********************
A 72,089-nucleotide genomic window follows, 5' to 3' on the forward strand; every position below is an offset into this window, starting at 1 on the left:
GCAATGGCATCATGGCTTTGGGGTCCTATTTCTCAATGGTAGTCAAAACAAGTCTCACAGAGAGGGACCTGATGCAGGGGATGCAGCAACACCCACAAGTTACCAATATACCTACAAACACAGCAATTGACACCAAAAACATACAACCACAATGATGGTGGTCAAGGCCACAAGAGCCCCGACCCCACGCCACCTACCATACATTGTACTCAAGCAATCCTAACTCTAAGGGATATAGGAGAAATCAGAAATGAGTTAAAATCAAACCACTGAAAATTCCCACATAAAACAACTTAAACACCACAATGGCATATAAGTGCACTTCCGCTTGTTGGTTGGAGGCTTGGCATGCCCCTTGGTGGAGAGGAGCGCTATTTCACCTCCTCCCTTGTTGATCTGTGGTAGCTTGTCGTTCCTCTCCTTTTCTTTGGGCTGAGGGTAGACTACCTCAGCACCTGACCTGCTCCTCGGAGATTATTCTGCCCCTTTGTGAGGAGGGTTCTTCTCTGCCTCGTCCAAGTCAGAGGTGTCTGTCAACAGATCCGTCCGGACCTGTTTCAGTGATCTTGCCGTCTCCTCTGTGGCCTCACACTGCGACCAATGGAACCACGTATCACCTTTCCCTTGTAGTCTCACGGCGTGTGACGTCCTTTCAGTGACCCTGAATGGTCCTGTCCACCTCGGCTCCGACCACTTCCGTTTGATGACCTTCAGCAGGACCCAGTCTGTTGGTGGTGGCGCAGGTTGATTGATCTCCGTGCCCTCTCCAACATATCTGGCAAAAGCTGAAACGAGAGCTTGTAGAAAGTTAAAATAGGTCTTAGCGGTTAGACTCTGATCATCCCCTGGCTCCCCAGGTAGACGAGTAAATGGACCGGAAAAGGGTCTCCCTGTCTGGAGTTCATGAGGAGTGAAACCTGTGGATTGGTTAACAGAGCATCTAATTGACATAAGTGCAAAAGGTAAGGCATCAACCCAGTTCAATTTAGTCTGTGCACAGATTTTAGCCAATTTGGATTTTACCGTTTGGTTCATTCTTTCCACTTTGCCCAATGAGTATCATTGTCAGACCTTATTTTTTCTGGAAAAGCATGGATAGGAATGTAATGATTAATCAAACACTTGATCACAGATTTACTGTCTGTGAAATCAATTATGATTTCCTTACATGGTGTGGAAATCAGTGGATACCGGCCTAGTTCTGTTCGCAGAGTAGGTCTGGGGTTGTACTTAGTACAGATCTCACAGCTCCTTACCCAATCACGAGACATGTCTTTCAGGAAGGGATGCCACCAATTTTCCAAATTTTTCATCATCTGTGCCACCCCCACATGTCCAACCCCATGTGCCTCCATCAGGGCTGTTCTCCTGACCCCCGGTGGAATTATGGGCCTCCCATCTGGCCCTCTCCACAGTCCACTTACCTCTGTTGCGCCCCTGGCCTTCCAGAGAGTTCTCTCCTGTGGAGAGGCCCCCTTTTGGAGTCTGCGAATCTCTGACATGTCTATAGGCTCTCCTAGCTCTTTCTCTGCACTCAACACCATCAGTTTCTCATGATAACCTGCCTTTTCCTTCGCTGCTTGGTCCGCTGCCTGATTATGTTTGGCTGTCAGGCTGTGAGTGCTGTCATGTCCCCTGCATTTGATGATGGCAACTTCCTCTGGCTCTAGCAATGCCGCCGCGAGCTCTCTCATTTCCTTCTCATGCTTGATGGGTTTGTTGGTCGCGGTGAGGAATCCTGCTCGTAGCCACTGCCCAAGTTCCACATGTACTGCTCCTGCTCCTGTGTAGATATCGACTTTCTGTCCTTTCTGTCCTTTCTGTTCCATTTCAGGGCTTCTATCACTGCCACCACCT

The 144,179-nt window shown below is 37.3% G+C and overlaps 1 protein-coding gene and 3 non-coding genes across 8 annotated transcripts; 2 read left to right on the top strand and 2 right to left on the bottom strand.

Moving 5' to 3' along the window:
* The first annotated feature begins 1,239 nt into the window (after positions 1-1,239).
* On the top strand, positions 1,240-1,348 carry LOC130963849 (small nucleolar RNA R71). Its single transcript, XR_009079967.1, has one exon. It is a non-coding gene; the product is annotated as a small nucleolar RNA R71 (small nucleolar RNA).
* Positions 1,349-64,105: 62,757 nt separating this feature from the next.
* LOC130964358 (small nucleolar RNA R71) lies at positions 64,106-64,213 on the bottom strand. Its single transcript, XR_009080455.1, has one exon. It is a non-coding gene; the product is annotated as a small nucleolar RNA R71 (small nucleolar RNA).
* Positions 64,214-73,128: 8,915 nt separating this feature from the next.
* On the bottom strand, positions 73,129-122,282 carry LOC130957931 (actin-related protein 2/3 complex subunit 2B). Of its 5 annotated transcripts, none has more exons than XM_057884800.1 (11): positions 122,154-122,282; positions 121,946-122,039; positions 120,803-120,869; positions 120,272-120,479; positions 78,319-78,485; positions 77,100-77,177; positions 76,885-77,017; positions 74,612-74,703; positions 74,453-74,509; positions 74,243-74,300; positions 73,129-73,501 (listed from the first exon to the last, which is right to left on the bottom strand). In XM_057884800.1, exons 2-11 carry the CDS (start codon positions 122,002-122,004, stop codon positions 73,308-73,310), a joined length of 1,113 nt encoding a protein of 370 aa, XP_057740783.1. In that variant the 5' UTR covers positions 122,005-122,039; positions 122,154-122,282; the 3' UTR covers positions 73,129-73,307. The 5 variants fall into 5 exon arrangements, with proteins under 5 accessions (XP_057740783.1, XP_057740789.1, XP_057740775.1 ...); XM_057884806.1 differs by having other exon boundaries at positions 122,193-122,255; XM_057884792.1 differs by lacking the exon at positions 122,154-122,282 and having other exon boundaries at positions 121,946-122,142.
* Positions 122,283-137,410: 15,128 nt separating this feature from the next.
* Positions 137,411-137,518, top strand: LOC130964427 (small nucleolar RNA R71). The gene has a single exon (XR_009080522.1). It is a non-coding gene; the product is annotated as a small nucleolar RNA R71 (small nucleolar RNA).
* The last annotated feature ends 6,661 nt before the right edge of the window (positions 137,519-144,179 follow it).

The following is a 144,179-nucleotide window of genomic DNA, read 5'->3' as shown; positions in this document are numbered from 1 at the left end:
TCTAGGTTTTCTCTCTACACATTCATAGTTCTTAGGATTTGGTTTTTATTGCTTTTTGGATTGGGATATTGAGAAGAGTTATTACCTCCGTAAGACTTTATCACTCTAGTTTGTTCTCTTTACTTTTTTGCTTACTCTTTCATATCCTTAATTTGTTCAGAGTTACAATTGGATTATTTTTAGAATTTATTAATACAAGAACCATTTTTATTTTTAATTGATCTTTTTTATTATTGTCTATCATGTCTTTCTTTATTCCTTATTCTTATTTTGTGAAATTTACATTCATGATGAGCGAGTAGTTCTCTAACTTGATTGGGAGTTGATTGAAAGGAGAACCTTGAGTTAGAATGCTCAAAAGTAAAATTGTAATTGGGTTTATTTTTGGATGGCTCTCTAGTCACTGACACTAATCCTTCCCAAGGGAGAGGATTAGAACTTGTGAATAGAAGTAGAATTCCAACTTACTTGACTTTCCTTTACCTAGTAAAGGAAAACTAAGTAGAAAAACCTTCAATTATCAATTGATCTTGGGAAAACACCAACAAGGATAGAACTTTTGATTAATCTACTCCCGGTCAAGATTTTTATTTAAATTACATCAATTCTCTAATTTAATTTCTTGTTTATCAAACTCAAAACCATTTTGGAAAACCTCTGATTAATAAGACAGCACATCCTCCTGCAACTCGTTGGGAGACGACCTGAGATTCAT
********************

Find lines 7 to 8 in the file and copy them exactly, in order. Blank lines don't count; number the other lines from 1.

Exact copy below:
* Positions 1,349-64,105: 62,757 nt separating this feature from the next.
* LOC130964358 (small nucleolar RNA R71) lies at positions 64,106-64,213 on the bottom strand. Its single transcript, XR_009080455.1, has one exon. It is a non-coding gene; the product is annotated as a small nucleolar RNA R71 (small nucleolar RNA).